Divine, along with the rest of the Dreamlanders (Waters' merry band of misfits who regularly appeared in his films), would attend Waters' annual Christmas party. It's a tradition that continues in Baltimore. "I've had it for a really long time; it's everybody from the neighbors to my siblings to the governor, the mayor, the person I've gotten out of prison, the singing asshole from Pink Flamingos."
Waters concedes in his show that holiday get-togethers can be stressful, and there was a hint of that in his voice when he described the annual shindig. "When you have a party, it's like directing a movie in a way; you gotta go around and talk to everybody. And since I have a thing where I've taken a picture of every person who's ever been in my house for 30 years, I've got to take each person's picture, so that's a pain.
"You think it's cool, but then I look through them, and people are dead and they got fat," he says. "Nobody gets cuter."
Not even with plastic surgery? "Oh, God, you can't be cute with plastic surgery," he says. "I mean, you get to a point . . . Well, Joan Rivers didn't look old–she didn't look human, but she didn't look old. That's a choice you make: look weird or old."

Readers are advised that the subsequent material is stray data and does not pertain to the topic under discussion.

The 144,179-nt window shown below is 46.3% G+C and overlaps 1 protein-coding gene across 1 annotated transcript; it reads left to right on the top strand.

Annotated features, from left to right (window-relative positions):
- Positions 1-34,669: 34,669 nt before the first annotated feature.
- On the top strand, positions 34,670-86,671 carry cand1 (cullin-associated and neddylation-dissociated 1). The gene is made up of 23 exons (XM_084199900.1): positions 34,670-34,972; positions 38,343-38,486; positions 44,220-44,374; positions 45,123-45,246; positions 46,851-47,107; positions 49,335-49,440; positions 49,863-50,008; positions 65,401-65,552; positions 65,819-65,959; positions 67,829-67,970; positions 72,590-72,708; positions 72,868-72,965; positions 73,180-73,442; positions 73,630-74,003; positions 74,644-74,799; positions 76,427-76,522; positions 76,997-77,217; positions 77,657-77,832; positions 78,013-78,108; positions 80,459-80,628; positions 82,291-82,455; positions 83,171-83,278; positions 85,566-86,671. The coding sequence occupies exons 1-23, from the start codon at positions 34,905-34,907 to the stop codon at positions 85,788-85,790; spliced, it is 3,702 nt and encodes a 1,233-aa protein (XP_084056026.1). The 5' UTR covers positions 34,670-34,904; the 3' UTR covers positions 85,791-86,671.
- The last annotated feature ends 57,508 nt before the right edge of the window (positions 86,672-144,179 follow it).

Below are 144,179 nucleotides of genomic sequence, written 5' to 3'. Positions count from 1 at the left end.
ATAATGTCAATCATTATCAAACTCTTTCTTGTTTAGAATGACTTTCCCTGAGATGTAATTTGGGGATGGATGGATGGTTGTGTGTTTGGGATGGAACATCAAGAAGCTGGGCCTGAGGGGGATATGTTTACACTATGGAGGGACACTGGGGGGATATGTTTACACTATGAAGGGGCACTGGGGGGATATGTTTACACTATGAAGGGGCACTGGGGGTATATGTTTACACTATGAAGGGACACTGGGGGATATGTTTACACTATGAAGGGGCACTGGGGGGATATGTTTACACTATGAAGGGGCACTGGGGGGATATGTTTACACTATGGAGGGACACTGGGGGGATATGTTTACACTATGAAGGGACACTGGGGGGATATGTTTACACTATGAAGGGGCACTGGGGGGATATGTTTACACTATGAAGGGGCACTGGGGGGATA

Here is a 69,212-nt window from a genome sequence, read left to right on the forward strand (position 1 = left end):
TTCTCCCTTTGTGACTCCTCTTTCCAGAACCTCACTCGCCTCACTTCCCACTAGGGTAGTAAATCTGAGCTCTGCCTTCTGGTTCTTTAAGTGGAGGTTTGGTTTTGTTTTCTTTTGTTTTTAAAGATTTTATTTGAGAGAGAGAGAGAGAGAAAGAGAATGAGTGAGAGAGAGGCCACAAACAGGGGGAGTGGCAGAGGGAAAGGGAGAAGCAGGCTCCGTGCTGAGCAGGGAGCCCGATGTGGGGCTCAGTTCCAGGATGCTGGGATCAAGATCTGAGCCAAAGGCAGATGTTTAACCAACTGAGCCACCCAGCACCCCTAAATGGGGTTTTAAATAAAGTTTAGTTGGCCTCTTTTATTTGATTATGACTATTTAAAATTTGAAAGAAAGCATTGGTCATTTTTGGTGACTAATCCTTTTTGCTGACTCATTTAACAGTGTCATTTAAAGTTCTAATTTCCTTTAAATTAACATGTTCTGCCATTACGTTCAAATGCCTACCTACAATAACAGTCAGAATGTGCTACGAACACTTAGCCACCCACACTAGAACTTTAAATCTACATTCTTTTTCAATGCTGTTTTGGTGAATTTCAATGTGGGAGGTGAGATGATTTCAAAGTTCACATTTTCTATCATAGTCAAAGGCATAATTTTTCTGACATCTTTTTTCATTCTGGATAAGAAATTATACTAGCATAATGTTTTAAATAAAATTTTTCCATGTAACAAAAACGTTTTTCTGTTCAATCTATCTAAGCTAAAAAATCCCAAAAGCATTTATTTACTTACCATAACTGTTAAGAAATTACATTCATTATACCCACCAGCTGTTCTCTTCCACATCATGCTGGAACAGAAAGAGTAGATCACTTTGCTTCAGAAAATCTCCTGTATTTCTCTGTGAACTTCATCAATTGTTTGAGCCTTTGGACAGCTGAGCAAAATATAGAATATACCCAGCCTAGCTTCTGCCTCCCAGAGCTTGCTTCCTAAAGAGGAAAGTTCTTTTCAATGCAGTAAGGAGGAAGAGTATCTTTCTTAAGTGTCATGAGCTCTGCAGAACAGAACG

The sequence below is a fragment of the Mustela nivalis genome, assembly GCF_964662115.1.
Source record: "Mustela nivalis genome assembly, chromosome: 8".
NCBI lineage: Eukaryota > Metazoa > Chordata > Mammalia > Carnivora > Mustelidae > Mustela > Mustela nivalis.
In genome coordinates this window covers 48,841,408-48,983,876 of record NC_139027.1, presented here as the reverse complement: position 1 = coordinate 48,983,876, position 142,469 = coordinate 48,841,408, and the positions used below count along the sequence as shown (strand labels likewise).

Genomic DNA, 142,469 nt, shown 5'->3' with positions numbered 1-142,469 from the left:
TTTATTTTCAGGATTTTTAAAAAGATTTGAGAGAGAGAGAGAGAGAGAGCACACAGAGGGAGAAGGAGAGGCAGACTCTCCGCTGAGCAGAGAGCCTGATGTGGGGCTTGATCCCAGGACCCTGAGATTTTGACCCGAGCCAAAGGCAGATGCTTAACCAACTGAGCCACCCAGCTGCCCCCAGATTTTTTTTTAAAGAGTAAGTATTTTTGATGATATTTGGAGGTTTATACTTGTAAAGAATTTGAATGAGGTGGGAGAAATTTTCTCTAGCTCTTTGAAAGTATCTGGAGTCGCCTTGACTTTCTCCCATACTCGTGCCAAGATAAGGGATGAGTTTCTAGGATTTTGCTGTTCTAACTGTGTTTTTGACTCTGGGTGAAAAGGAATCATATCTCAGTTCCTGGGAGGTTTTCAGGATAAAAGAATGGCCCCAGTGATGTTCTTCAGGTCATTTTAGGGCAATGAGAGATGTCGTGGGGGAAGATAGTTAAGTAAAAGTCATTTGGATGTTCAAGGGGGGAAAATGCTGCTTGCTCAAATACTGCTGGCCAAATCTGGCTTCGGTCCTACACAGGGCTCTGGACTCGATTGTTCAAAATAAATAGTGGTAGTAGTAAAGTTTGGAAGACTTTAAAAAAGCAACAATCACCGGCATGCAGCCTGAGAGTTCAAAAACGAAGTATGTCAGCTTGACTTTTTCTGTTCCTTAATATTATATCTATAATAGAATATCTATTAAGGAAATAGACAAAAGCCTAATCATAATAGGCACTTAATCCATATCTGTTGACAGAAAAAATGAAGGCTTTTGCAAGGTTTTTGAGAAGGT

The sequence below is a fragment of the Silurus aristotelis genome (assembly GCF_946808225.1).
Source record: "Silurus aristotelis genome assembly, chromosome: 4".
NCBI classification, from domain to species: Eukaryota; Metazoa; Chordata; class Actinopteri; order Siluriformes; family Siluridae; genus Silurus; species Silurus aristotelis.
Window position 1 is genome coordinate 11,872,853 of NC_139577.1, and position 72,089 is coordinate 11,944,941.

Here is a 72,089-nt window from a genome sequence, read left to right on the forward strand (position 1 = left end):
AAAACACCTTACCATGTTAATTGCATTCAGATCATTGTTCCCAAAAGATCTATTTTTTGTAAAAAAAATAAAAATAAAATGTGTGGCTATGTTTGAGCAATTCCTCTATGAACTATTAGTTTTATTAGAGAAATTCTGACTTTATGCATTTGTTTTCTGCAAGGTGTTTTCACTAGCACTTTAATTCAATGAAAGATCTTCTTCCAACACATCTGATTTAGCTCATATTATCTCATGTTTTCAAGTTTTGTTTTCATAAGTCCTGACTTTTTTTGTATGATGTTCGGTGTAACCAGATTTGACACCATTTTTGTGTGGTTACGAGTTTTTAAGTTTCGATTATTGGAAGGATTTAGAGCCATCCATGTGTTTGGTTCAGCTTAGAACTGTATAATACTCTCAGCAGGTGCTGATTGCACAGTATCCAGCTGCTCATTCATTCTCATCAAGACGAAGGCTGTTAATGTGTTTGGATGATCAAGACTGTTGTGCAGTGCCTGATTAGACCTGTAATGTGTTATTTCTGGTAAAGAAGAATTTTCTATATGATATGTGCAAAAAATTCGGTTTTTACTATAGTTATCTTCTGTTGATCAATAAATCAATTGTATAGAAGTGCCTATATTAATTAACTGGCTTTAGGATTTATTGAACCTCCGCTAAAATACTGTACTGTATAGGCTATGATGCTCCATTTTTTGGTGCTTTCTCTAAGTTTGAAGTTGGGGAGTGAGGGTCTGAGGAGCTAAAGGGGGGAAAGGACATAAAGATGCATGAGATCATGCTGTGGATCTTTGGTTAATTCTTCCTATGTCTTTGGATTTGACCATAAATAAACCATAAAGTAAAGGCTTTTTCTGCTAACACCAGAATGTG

He recalls an old tradition from his parties: "There would be at least 100 people and every person had to buy a present for every person, so there would be [10,000] presents there," Waters says. "Of course, this was when at thrift shops, everything was a nickle, but still. We would give presents we knew the other person would hate on purpose."
Wondering what gift Waters would hate the most? Sporting attire or memorabilia, he says. As for his Christmas list this year, it's "always books." He has asked Santa for the new biography of singer Peggy Lee. "And I think it's mean-spirited," he says, a grin in his voice. "There's this review in the Washington Post that says it spends too much time on the end of her life–that's all the parts I wanna know!"
Waters says he first figured out Santa wasn't real as a young child because he'd go to the mall and all the department stores had their own Santa. "No one ever told me there was a million Santa Clauses–only one!"
And one thing he hasn't quite figured out about Kris Kringle is his sexual orientation. "Is Santa Claus a Bear? Is he a Silver Fox? Are the elves Twinks?" Waters postulates. "Mrs. Claus seems like she's always just home. It doesn't seem like she gets to go anywhere–ever. I think Mrs. Claus really has a bad life. Maybe she's a Fag Hag, and in the Bear community, that's called a Goldilocks. I don't know. She sure seems to put up with a lot and gets no accolades.
"I've never seen a Mrs. Claus sittin' in a department store," he continues. "Women always get humiliated. They have to play the Easter Bunny–that's really humiliating–or elves, but you never get Mrs. Claus. I think we should bring that back."
Before he leaves our conversation, Waters shares one of his favorite memories of Orange County. "Is the Nixon Library there? My uncle was Undersecretary of the Interior during the Nixon years–John Whitaker. Believe me, in the '60s, that was strange."
Now we're intrigued to find out what he thinks of the campy ol' Coach House.
A John Waters Christmas at the Coach House, 33157 Camino Capistrano, San Juan Capistrano, (949) 496-8930; www.thecoachhouse.com. Wed., 8 p.m. $45; with a meet-and-greet, $100.